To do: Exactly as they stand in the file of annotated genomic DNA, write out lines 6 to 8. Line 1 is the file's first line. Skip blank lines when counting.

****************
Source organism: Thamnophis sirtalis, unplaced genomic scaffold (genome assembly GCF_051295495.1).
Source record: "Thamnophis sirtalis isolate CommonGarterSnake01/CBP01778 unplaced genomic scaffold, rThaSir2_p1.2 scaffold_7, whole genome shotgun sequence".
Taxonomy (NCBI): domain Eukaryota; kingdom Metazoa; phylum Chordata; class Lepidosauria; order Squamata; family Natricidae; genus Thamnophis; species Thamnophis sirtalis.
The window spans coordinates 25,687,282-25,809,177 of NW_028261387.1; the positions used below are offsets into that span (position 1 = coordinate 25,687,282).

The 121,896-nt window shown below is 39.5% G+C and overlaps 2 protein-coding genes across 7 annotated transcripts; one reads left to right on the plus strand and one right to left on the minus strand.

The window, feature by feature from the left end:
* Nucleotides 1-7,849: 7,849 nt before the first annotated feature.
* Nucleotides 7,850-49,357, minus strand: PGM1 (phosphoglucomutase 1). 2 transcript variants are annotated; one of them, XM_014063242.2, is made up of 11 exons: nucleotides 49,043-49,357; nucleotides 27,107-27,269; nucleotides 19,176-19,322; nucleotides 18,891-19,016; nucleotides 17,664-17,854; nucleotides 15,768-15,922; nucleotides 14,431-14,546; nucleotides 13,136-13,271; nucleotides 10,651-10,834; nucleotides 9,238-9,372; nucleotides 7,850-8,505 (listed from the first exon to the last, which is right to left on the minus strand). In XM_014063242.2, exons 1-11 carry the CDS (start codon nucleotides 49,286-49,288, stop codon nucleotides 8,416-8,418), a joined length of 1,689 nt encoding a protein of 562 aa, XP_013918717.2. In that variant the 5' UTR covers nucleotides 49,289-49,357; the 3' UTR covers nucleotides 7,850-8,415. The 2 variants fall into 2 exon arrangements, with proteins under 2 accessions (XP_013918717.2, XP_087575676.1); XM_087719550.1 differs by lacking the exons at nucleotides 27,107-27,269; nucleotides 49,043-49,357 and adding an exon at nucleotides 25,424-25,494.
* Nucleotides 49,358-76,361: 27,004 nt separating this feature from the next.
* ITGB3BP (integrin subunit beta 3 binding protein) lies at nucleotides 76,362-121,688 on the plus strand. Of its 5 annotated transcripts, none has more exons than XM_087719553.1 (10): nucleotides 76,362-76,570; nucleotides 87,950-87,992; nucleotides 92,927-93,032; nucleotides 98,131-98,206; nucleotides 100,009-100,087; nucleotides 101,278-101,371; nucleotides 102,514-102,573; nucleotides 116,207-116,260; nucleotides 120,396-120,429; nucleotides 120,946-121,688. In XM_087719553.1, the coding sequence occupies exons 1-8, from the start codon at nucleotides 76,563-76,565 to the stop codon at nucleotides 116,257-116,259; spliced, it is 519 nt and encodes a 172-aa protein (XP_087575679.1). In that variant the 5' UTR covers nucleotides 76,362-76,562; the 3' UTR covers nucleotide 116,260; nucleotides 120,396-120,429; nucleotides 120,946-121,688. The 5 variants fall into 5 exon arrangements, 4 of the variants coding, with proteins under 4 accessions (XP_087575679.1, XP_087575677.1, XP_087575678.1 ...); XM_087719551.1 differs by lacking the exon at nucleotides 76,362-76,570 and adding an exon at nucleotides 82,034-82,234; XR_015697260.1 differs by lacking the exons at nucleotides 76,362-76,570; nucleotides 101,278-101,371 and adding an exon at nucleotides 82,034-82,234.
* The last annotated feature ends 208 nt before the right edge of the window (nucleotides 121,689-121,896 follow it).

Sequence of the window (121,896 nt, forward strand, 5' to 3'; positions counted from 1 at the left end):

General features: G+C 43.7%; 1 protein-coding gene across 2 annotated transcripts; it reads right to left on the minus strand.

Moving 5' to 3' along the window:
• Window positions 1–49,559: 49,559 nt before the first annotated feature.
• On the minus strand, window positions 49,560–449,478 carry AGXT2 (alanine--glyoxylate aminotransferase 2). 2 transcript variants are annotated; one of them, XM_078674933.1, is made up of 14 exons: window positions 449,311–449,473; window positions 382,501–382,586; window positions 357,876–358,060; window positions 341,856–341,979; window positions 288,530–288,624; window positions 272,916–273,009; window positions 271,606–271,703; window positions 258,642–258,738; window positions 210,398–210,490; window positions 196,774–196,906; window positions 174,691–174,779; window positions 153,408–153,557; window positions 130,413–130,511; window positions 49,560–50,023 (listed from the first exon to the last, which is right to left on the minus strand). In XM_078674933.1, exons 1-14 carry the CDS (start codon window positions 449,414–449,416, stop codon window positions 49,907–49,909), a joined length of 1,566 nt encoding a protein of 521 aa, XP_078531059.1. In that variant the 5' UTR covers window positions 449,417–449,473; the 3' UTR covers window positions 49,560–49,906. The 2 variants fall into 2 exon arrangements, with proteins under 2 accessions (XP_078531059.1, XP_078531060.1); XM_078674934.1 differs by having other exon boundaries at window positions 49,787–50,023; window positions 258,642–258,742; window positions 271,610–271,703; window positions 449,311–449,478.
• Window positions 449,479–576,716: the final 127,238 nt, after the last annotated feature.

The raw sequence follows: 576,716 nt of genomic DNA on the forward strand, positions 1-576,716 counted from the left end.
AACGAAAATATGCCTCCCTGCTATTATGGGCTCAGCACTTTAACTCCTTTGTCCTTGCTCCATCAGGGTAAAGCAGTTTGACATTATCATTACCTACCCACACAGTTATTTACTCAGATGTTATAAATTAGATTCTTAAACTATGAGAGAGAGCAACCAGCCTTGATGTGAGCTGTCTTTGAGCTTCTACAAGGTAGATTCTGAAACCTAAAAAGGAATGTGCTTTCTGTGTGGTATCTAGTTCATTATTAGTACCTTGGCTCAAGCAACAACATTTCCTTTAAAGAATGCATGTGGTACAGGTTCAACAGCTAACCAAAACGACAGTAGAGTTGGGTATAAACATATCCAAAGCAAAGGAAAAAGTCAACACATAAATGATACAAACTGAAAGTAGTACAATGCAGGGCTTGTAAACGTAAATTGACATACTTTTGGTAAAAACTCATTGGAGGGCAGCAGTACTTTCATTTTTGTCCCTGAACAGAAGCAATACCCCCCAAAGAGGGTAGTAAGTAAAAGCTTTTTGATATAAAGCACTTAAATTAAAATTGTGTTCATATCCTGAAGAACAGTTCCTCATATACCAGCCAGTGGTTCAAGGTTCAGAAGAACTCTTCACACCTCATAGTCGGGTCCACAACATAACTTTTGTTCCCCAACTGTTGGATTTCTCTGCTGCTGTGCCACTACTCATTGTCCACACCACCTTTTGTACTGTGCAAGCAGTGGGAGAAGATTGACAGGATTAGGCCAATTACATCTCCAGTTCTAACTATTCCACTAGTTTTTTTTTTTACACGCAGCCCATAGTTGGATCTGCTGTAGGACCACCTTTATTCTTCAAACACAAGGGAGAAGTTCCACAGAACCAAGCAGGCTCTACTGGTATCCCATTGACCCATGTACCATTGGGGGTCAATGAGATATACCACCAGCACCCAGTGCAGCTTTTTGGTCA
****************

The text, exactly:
The window, feature by feature from the left end:
* Nucleotides 1-7,849: 7,849 nt before the first annotated feature.
* Nucleotides 7,850-49,357, minus strand: PGM1 (phosphoglucomutase 1). 2 transcript variants are annotated; one of them, XM_014063242.2, is made up of 11 exons: nucleotides 49,043-49,357; nucleotides 27,107-27,269; nucleotides 19,176-19,322; nucleotides 18,891-19,016; nucleotides 17,664-17,854; nucleotides 15,768-15,922; nucleotides 14,431-14,546; nucleotides 13,136-13,271; nucleotides 10,651-10,834; nucleotides 9,238-9,372; nucleotides 7,850-8,505 (listed from the first exon to the last, which is right to left on the minus strand). In XM_014063242.2, exons 1-11 carry the CDS (start codon nucleotides 49,286-49,288, stop codon nucleotides 8,416-8,418), a joined length of 1,689 nt encoding a protein of 562 aa, XP_013918717.2. In that variant the 5' UTR covers nucleotides 49,289-49,357; the 3' UTR covers nucleotides 7,850-8,415. The 2 variants fall into 2 exon arrangements, with proteins under 2 accessions (XP_013918717.2, XP_087575676.1); XM_087719550.1 differs by lacking the exons at nucleotides 27,107-27,269; nucleotides 49,043-49,357 and adding an exon at nucleotides 25,424-25,494.